Launching Bolton before the nuclear option

That's what the Bush White House wants to see happen -- but it'll have to do battle with Senate Majority Leader Bill Frist.

Published May 19, 2005 4:59PM (EDT)

That's what the Bush White House wants to see happen, according to a report in the The Hill -- but it'll require a battle with Bill Frist. According to the paper, Republican sources in the Senate said White House aides urged Frist this week to have John Bolton's nomination considered before the chamber gets tied up with any protracted battle over the issue of filibustering judicial nominees. But a GOP aide said the majority leader "pushed back within minutes and that was the end. It was immediately rejected."

At this point Frist may be more beholden to his right-wing base in terms of prioritizing Senate business; the current Supreme Court term finishes at the end of June, when it's widely expected that the ailing Chief Justice William Rehnquist will announce his retirement. Of course, Frist would be prioritizing the fight for Bush's own judicial nominees -- but apparently the administration is nervous that the longer the wait on Bolton, the more difficult it may become to get its political muscleman the nod for U.N. ambassador. It's an intriguing measure of Bolton's importance to the administration, and the administration's concern over his propects (no doubt a function of Bolton's lengthening rap sheet as a bully and manipulator).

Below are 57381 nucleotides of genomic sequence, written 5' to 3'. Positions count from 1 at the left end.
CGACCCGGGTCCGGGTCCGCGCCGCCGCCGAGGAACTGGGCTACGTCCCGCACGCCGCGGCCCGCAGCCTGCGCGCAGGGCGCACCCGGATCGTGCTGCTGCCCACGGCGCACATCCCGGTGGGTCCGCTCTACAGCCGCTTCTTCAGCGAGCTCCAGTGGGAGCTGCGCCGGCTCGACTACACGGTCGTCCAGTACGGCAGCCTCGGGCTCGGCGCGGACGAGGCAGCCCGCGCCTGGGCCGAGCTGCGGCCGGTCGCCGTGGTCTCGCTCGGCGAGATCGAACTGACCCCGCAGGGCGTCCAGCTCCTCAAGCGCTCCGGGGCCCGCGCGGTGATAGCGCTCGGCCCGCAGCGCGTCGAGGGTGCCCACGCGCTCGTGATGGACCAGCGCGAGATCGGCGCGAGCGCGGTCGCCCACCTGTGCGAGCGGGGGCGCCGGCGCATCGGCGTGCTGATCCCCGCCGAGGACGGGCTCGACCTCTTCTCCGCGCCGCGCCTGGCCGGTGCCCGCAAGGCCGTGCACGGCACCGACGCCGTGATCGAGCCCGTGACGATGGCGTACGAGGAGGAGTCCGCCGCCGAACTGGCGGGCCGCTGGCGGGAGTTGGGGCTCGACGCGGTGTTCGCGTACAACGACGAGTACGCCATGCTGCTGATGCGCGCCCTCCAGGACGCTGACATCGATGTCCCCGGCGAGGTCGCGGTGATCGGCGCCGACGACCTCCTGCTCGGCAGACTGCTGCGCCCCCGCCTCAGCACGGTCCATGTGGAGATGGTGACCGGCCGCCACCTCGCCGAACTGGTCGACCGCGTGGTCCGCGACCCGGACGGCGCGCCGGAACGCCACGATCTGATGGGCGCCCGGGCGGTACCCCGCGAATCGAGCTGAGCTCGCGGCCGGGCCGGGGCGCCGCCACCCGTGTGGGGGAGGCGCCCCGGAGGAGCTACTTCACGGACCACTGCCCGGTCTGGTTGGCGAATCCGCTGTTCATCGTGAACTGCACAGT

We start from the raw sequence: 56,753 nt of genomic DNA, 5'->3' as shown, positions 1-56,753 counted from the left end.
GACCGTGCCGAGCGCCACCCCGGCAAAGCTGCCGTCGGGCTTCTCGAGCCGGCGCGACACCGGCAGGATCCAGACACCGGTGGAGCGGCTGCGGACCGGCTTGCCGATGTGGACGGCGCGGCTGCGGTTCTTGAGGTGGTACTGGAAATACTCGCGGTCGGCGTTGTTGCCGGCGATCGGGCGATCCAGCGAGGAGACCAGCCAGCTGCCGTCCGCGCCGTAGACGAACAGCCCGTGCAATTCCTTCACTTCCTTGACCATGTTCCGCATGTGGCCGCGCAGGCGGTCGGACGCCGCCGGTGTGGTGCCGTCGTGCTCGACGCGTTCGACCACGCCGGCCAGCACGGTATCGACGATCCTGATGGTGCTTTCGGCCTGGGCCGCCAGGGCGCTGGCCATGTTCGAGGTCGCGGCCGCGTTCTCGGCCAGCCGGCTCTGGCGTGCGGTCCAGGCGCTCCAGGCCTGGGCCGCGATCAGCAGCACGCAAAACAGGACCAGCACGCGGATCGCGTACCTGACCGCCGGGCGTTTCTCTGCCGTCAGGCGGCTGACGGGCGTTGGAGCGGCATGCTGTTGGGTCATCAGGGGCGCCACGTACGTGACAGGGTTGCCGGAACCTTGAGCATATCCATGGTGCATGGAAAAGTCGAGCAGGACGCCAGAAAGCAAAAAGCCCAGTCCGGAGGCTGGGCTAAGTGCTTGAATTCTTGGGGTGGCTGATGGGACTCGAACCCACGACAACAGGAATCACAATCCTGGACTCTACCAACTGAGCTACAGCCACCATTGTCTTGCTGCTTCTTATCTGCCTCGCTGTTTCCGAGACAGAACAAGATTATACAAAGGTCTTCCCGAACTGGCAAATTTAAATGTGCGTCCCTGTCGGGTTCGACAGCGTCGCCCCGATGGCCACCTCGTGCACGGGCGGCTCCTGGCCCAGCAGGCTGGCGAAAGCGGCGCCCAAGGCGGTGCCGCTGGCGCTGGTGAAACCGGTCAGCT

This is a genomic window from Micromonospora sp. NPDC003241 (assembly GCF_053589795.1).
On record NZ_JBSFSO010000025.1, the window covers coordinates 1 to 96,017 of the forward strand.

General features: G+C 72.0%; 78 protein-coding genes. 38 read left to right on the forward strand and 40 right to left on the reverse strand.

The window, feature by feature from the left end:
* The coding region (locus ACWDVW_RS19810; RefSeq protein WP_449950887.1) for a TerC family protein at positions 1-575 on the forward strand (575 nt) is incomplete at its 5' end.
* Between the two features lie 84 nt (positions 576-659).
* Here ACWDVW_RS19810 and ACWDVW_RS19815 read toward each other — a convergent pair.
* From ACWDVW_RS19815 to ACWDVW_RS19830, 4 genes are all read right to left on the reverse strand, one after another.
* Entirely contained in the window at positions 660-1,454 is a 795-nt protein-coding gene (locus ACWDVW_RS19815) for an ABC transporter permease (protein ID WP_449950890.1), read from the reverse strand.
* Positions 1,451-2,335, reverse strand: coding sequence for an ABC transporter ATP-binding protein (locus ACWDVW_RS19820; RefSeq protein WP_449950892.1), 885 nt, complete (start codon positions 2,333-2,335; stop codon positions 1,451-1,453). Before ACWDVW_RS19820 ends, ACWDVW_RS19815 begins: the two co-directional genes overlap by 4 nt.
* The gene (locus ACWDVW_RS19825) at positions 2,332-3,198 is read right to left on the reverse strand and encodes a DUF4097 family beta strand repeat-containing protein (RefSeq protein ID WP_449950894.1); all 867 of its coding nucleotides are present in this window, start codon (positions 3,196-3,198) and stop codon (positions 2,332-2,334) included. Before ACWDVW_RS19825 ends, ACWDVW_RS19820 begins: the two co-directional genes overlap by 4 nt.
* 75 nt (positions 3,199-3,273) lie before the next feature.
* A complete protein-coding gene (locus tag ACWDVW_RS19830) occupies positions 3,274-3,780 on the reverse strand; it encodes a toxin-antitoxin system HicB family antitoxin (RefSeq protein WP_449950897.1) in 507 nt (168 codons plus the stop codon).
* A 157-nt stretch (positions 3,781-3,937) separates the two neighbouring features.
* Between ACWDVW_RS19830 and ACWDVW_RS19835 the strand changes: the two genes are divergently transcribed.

"The feeling is that time is not on our side," said one GOP aide of the nomination.

As The Hill further notes, the fallout from the filibuster battle itself, if it takes precedence, could wipe out Bolton: "Democrats have yet to decide whether they will filibuster Boltons nomination, which the Senate Foreign Relations Committee reported to the floor without a recommendation, the first time since 1993 the committee has done so with a diplomatic nominee. It is likely that Democrats will be more inclined to filibuster Boltons nomination after Republicans trigger the nuclear option, which Democrats predict will lead to a shattering of bipartisan cooperation."

By Mark Follman

Mark Follman is Salon's deputy news editor. Read his other articles here.

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